Depending on the number of DUIs you have on record and whether your DUIs were charged as misdemeanors or felonies, you could be sentenced to spend anywhere from a few days to up to a year or more in jail. While many areas of your life are adversely affected when you're incarcerated, possibly the biggest impact will be felt in your finances. If you anticipate you'll be in jail for a long period of time because of a DUI, here are two tips to help you prepare your finances to minimize the associated fallout.

Obtain Deferments When Possible

Many times, people lose their sources of income when they're incarcerated. Not only do they lose their jobs, but sources of public assistance may also be cut off. For example, the Social Security Administration will not pay disability benefits while you're in jail.

If you anticipate you won't have any income while you're in jail, try to obtain payment deferments from your creditors. If you have student loan debt, for example, contact the lender and explain the situation. Typically, you can get a deferment if you're going into federal prison and provide proof to the creditor. Be aware, this may only be available with loans backed by the federal government.

Other creditors may or may not have similar programs available, but you won't know until you call and ask. Get as many of your bills deferred as you can for the length of time you'll be in jail. This way, you'll avoid coming home to a mountain of collection notices, late fees, and accumulated interest.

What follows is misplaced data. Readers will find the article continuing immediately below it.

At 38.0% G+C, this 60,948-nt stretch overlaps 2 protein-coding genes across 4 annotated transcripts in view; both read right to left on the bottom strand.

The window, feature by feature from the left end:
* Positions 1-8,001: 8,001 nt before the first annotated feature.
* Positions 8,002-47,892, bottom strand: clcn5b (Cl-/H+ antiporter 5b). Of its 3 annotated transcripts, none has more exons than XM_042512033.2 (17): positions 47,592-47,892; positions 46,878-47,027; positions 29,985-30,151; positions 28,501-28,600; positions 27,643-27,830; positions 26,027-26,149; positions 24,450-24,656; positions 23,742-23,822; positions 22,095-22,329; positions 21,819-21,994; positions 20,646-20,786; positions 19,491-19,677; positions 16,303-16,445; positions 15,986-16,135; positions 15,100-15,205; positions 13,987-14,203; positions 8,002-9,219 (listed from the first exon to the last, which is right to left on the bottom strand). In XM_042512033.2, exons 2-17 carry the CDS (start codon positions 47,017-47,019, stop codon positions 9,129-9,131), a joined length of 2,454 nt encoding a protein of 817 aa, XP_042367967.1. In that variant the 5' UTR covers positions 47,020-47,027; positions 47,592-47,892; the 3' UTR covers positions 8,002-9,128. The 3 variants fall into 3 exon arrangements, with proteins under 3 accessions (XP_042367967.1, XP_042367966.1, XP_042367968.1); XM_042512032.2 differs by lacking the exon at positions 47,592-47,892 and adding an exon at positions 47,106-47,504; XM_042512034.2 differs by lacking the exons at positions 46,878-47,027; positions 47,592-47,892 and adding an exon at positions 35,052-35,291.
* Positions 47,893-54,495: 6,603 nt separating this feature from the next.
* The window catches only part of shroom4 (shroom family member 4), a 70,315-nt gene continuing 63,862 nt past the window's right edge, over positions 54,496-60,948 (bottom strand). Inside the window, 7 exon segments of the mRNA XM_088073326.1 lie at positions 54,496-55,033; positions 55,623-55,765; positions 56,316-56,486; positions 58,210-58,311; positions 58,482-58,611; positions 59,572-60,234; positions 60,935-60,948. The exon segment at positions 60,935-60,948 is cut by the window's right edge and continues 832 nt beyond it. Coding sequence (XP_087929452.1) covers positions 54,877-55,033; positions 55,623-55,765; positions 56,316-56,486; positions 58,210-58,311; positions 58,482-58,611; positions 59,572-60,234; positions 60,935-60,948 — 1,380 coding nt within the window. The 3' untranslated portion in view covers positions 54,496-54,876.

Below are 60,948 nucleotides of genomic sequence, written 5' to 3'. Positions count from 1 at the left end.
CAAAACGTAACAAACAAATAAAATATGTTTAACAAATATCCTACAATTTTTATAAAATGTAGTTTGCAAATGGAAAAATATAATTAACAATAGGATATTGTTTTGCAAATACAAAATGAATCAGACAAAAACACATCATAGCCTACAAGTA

Automate As Much As Possible

If you do expect to continue receiving some income during your time in jail, then automate as much as you possibly can. Have any payments deposited directly into your bank account, and set your bills up so they are automatically paid from that same account every month. For instance, if you're getting dividend payments from investments, have that money put in your account, and then schedule your monthly child support checks to be sent to your ex using the bank's automated bill pay system.

It's a good idea to add someone you trust as a joint account holder on your bank account. This way, the person can make deposits and withdrawals and handle any problems that crop up with the account while you're away. Depending on how long you're going to be in jail, you may even want to give the person power of attorney so the individual can handle your financial affairs until you're released.

For more tips of preparing yourself for incarceration or assistance with litigating a DUI case, contact a criminal defense attorney or a traffic lawyer.